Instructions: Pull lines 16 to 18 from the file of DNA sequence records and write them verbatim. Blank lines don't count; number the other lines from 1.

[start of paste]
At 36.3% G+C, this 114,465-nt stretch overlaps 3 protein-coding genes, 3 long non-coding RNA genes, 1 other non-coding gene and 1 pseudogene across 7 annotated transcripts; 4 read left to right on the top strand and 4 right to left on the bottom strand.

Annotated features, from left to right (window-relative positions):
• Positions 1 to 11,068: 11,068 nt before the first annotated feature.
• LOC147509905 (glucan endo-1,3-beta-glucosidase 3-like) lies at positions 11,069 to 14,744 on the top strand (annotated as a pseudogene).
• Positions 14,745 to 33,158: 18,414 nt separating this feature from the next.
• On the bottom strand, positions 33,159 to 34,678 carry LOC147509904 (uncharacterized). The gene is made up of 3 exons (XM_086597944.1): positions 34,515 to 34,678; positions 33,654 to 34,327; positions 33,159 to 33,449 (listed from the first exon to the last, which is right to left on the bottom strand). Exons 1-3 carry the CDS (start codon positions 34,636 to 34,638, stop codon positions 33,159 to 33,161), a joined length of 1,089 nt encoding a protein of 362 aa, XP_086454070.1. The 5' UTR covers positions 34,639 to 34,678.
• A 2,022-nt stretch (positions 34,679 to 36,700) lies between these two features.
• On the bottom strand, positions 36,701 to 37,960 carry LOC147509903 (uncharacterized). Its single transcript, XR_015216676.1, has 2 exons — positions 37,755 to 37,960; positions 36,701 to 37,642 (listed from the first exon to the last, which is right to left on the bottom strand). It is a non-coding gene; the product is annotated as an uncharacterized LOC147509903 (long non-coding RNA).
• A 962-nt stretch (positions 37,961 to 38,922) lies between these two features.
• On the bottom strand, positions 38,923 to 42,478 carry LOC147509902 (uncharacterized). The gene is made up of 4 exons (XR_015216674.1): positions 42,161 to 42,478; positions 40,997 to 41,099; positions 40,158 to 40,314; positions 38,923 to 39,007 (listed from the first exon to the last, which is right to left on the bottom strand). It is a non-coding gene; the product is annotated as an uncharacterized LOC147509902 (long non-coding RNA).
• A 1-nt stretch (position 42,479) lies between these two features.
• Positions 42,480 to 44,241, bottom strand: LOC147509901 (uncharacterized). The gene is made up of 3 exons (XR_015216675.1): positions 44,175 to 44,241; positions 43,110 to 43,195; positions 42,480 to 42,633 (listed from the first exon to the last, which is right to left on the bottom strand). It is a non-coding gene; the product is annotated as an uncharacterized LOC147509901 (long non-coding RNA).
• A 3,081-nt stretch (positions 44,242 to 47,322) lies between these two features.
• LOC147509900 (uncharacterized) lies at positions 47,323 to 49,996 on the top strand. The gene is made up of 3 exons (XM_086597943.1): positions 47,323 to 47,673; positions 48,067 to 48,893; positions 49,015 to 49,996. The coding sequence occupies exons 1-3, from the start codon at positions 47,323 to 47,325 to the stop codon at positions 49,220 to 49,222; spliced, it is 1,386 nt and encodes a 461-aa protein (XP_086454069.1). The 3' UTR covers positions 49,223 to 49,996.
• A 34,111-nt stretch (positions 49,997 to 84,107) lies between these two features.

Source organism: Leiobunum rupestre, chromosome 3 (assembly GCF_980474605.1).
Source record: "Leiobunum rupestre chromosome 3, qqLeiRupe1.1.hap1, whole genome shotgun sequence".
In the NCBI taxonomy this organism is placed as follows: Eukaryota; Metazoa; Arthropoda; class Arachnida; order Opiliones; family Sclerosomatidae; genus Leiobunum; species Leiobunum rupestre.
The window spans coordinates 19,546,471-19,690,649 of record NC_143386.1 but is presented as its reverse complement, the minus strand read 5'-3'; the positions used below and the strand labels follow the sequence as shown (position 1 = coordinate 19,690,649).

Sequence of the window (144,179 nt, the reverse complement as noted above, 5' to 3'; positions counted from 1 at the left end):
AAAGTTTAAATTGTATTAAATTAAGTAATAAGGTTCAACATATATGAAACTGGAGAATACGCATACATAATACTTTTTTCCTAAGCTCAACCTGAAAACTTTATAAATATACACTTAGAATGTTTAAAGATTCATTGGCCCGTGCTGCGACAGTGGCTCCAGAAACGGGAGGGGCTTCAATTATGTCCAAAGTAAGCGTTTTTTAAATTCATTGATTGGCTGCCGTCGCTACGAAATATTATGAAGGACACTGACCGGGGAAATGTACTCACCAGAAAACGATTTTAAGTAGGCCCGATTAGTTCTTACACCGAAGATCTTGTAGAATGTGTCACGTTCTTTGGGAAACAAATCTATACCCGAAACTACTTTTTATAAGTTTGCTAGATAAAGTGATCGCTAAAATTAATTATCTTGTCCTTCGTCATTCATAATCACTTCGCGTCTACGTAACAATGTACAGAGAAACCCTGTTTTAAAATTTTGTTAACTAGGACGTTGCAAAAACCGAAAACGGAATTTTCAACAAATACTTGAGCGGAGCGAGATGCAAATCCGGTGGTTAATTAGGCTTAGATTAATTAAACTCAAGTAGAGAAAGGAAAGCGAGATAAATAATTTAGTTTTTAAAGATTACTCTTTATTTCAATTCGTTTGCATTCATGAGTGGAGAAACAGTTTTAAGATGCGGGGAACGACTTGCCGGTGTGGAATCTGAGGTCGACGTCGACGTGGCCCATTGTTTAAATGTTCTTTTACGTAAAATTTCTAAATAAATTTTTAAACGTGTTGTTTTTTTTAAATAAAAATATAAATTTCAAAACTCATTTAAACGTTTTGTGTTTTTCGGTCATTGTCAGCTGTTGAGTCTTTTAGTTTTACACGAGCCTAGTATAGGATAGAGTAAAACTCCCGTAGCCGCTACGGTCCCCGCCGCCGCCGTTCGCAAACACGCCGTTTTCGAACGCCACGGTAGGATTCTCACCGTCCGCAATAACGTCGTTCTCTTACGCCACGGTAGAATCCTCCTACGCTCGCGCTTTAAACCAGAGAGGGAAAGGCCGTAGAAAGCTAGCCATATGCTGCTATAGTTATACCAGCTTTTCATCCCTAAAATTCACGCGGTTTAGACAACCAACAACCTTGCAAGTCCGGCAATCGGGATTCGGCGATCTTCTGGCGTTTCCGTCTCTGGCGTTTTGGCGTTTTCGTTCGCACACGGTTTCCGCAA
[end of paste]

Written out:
Source organism: Leiobunum rupestre, chromosome 3 (assembly GCF_980474605.1).
Source record: "Leiobunum rupestre chromosome 3, qqLeiRupe1.1.hap1, whole genome shotgun sequence".
In the NCBI taxonomy this organism is placed as follows: Eukaryota; Metazoa; Arthropoda; class Arachnida; order Opiliones; family Sclerosomatidae; genus Leiobunum; species Leiobunum rupestre.